A Model of Prenatal Acquisition of Vowels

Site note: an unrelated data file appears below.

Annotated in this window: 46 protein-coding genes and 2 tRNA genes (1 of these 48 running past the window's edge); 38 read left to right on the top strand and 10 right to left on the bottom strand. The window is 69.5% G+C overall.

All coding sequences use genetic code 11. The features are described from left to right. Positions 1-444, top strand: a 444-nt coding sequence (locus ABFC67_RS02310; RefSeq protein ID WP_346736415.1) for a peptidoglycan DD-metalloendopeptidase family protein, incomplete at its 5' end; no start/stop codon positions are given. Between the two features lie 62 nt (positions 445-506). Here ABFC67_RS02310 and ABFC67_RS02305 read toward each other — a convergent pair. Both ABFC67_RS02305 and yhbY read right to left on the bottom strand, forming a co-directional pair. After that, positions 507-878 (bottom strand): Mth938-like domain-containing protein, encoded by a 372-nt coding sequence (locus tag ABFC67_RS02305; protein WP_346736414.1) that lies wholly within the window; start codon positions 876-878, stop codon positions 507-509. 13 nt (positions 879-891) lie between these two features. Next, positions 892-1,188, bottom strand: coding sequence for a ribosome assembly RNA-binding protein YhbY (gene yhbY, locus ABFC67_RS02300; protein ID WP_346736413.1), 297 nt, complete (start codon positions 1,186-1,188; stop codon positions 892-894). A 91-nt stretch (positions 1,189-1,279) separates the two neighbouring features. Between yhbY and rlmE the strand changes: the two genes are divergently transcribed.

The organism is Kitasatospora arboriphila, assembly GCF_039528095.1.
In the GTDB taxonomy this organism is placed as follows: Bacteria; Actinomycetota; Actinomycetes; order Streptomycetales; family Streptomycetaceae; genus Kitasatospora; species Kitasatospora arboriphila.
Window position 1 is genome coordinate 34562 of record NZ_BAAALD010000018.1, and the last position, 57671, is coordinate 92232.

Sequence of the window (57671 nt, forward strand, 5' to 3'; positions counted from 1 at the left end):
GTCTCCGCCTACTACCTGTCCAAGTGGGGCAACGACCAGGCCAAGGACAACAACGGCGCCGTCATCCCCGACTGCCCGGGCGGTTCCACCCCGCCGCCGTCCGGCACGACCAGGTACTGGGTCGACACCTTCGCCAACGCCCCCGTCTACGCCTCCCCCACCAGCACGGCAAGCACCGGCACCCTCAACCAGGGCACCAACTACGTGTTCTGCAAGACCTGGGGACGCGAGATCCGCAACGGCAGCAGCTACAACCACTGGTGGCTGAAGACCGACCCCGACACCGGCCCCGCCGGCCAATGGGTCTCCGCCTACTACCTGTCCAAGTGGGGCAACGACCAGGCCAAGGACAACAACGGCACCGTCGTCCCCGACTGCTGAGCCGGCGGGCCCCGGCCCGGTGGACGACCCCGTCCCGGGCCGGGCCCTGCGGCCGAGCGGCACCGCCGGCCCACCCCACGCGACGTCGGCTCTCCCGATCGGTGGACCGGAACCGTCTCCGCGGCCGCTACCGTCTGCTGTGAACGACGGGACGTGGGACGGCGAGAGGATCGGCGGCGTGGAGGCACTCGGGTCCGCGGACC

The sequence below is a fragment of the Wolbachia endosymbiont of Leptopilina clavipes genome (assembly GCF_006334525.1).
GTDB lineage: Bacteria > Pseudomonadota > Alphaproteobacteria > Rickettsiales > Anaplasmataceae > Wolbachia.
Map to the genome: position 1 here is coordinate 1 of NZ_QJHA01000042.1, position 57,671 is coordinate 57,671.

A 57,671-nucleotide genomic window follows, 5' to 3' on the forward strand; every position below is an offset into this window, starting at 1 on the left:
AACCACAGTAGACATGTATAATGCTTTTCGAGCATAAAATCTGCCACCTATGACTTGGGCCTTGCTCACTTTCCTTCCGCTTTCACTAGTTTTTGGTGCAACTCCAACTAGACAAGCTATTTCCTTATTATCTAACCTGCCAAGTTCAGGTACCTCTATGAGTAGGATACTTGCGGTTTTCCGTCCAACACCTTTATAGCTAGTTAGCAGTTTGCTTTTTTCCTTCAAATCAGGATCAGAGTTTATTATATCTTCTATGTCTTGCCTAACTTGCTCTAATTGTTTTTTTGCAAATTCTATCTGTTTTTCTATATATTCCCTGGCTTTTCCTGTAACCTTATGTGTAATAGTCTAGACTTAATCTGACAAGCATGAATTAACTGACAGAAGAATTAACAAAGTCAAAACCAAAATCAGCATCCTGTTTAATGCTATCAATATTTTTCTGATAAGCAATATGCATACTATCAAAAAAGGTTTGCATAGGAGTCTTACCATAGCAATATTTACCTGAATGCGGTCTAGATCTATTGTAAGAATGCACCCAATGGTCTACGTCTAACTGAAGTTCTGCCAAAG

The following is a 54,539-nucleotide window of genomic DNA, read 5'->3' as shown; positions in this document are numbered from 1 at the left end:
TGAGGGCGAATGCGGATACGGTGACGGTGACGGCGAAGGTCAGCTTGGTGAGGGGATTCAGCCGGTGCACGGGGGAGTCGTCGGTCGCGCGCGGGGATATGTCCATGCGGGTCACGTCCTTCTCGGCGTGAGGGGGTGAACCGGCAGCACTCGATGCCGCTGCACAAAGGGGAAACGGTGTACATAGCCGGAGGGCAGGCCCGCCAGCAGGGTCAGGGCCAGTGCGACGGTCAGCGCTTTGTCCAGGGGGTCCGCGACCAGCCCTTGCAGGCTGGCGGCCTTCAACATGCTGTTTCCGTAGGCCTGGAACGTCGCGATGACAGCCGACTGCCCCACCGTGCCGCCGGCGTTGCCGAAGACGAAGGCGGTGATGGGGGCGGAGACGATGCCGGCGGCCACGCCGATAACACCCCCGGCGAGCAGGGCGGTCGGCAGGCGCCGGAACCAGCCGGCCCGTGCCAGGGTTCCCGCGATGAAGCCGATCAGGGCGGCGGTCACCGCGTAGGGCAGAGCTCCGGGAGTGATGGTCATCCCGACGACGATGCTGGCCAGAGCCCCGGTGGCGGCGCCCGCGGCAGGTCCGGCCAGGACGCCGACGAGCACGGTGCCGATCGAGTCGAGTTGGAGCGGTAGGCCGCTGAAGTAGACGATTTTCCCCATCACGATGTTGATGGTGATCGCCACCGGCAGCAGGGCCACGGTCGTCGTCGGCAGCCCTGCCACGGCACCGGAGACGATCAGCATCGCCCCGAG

AbstractHumans learn much about their language while still in the womb. Prenatal exposure has been repeatedly shown to affect newborn infants’ processing of the prosodic characteristics of native language speech. Little is known about whether and how prenatal exposure affects infants’ perception of speech sound segments. Here we simulated prenatal learning of vowels in two virtual fetuses whose mothers spoke (slightly) different languages. The learners were two-layer neural networks and were each exposed to vowel tokens sampled from an existent five-vowel language (Spanish and Czech, respectively). The input acoustic properties approximated the speech signal that could possibly be heard in the intrauterine environment, and the learners’ auditory system was relatively immature. Without supervision, the virtual fetuses came to warp the continuous acoustic signal into “proto-categories” that were specific to their linguistic environment. Both learners came to create two categorization patterns and did so in language-specific ways, primarily on the basis of the vowels’ first-formant characteristics. Such prenatally formed proto-categories were not adult-like in that they entirely collapsed some of the nativelanguage contrasts. At the same time, the categories reflected features of the adult language in that they were languagespecific. These results can inspire future work on speech and language acquisition in real young humans.

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